The Good Friday Agreement in the Age of Brexit

Twenty years ago, a historic accord ended a conflict in Northern Ireland. Some of its architects reflect on its legacy.

Igor Petrov / Focal point / Flydragon / Shutterstock / The Atlantic

It’s been 20 years since the Good Friday Agreement formally brought an end to a period in Northern Ireland known, perhaps too understatedly, as “The Troubles.” The three-decade conflict pitted Protestant Unionists, who wanted to preserve Northern Ireland’s status as part of the U.K., against Catholic Republicans, who sought to leave the U.K. and join the Republic of Ireland. Fighting among paramilitaries on both sides, as well as the British army, left roughly 3,600 dead during the period.

But then, on April 10, 1998, a breakthrough came. Under the Good Friday Agreement, sectarian violence on the island of Ireland has largely diminished; communal relations between Unionists and Republicans have improved; and the north-south border once hardened by military checkpoints and watchtowers has become almost invisible.

“When I announced the agreement, I described it as a historic achievement, which it was,” Senator George Mitchell, the former U.S. envoy to Northern Ireland and one of the principle architects of the Good Friday Agreement, told me. “But at the same time, I said that by itself the agreement did not guarantee peace or political stability or reconciliation. By definition, the agreement deferred major issues to the future. … It stated explicitly that the different political objectives of the two communities in Northern Ireland were both valid and anticipated that the people there would continue to advocate for their objective, but that they would not do so through violence, but rather through democratic and peaceful means.”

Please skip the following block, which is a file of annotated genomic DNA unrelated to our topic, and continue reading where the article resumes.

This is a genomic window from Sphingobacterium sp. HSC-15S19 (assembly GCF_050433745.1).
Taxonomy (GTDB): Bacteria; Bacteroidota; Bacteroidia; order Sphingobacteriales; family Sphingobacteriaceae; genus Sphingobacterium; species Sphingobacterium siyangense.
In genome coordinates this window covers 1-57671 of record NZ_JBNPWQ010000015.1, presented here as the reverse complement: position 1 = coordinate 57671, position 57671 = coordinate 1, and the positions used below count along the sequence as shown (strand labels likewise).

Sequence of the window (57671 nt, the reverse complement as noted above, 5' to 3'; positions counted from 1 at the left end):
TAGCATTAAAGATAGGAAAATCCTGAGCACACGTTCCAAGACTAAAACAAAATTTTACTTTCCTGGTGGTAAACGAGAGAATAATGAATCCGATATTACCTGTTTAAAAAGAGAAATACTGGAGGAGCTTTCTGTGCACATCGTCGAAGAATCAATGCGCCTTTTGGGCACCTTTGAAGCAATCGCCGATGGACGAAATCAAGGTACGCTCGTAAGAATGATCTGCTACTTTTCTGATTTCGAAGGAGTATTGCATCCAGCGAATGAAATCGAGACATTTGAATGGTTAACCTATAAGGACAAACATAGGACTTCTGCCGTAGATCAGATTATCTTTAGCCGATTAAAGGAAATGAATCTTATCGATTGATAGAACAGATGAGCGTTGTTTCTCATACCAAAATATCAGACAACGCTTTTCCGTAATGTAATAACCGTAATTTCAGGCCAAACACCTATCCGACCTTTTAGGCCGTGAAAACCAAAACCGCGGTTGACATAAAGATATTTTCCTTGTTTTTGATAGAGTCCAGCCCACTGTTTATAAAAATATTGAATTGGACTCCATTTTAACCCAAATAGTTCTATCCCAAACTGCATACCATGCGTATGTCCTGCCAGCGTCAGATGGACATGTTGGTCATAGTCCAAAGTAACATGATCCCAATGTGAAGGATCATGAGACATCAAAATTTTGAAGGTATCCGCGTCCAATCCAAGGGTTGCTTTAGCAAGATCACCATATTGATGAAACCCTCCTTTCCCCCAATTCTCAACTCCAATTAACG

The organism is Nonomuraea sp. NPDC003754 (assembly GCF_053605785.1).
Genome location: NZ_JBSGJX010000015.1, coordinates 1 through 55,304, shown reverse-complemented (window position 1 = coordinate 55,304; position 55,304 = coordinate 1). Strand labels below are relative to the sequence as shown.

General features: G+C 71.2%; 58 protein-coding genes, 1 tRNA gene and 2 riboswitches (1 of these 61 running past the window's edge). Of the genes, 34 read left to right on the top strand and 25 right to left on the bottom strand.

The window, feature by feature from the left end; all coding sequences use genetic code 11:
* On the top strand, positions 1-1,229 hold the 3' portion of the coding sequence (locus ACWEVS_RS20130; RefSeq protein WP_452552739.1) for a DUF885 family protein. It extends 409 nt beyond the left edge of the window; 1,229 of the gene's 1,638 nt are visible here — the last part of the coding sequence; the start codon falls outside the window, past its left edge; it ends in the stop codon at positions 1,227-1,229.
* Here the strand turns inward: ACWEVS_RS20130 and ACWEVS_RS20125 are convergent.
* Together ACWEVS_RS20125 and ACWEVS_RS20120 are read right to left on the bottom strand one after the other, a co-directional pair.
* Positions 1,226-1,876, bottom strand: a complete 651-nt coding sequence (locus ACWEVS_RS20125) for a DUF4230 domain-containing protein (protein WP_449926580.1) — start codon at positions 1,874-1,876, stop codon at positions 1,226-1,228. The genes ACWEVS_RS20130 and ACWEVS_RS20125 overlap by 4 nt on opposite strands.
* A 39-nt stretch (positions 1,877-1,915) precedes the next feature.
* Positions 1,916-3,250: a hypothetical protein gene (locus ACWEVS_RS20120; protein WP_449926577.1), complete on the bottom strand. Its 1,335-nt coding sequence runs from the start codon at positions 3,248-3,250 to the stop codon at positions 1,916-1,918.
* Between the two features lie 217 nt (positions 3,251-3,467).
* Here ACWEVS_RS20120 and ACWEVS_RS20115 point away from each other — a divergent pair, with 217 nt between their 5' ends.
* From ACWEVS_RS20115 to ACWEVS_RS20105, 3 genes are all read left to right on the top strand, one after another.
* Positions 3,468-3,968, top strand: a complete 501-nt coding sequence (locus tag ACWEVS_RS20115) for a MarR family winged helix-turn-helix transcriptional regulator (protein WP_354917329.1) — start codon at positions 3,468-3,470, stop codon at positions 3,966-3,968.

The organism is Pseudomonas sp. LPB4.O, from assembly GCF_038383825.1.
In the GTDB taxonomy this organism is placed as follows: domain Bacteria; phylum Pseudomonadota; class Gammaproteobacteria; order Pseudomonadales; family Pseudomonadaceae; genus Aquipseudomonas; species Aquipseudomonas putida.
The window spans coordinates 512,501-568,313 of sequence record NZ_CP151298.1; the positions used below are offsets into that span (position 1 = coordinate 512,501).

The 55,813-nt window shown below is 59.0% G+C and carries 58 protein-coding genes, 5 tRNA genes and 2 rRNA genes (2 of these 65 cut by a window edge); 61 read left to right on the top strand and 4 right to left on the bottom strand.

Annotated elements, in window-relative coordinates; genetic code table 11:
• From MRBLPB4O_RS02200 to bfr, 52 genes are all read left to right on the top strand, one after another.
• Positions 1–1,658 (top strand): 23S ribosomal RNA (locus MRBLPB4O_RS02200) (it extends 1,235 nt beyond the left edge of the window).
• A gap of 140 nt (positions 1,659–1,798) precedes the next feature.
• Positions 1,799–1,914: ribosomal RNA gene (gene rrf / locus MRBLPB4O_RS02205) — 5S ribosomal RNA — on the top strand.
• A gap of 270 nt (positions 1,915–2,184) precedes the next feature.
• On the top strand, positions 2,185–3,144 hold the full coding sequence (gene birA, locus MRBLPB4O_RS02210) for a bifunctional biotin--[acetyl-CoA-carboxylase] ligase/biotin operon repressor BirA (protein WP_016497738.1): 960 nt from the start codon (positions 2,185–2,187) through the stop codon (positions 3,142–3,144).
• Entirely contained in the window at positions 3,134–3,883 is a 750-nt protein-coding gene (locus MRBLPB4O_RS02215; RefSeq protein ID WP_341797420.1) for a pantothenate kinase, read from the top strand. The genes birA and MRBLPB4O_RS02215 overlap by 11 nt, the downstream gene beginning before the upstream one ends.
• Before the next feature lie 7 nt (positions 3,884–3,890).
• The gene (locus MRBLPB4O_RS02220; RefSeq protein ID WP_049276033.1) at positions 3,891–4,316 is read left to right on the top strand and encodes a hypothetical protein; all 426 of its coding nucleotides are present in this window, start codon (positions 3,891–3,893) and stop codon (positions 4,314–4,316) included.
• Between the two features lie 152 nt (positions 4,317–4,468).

This goal has largely been achieved. Yet Mitchell’s warning about political stability was also prescient. A Sky News poll published Monday found that approximately half of people in Northern Ireland have few to no friends of a different religion to theirs—a metric that also stands in for political divisions. These are evident in the country’s government, or rather, its lack of one. Though one of the Good Friday Agreement’s principle achievements was the establishment of a power-sharing arrangement that allows Unionists and Republicans to govern in coalition, a political row between the Northern Irish Democratic Unionist Party (DUP) and its Republican counterpart Sinn Féin caused Northern Ireland’s government to collapse in January 2017. Belfast hasn’t had a working government since.